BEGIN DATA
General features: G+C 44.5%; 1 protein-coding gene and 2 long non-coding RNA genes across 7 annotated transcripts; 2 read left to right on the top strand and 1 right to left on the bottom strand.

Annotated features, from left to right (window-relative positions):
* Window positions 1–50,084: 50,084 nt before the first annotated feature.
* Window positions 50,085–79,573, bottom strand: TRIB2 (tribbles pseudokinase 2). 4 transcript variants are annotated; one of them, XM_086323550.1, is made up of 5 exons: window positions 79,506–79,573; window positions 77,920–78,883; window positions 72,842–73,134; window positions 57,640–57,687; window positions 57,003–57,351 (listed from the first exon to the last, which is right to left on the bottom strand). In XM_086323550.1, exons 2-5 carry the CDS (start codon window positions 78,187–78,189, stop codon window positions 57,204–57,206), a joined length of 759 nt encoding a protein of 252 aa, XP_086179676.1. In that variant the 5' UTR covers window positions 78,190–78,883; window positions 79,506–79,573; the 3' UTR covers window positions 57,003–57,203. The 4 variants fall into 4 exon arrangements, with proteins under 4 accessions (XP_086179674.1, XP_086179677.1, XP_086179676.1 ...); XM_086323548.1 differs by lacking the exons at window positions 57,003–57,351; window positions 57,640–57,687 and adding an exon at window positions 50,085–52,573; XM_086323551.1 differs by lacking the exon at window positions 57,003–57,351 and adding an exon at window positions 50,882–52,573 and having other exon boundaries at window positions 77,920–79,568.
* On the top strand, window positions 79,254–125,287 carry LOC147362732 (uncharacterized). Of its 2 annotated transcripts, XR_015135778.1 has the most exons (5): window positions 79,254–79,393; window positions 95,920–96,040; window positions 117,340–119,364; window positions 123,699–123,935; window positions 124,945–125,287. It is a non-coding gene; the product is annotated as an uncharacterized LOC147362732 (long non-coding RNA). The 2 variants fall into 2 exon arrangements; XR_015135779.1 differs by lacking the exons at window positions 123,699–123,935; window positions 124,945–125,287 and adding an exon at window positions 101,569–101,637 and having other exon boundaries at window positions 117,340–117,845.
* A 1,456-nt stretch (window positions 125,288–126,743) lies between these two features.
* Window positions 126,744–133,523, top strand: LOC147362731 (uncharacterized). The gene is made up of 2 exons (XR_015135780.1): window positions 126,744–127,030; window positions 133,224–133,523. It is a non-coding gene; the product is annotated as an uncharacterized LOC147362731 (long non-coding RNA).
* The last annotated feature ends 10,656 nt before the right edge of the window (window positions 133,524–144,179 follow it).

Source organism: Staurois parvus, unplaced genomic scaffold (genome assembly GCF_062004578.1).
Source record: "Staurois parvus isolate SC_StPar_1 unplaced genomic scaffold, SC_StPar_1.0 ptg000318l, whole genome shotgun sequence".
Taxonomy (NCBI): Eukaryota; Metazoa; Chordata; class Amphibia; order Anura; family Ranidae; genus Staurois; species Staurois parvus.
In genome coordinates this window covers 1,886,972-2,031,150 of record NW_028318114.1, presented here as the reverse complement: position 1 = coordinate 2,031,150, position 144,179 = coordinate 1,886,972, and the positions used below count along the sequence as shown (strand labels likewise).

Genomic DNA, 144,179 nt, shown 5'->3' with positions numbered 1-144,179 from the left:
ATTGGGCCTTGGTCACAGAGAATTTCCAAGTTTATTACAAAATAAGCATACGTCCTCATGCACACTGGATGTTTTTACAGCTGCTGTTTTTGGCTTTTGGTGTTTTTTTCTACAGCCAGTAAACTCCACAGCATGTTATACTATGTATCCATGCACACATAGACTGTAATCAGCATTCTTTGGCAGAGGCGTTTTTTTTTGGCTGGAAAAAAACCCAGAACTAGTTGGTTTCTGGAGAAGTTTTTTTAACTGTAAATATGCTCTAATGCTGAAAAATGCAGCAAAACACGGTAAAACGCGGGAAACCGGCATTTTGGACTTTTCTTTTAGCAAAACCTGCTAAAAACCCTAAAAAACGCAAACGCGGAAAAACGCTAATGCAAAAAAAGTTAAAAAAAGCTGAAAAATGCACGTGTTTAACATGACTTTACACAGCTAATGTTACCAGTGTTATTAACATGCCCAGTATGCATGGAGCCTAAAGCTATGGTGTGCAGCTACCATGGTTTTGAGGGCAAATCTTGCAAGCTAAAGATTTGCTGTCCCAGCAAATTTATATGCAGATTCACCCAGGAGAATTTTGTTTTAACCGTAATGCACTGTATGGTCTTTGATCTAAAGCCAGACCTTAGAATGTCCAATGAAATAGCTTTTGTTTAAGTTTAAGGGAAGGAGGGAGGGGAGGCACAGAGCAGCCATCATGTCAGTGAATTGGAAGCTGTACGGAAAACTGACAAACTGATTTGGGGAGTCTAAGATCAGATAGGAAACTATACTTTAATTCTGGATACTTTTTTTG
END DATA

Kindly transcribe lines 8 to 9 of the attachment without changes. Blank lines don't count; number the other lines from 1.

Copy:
* The last annotated feature ends 10,656 nt before the right edge of the window (window positions 133,524–144,179 follow it).

Source organism: Staurois parvus, unplaced genomic scaffold (genome assembly GCF_062004578.1).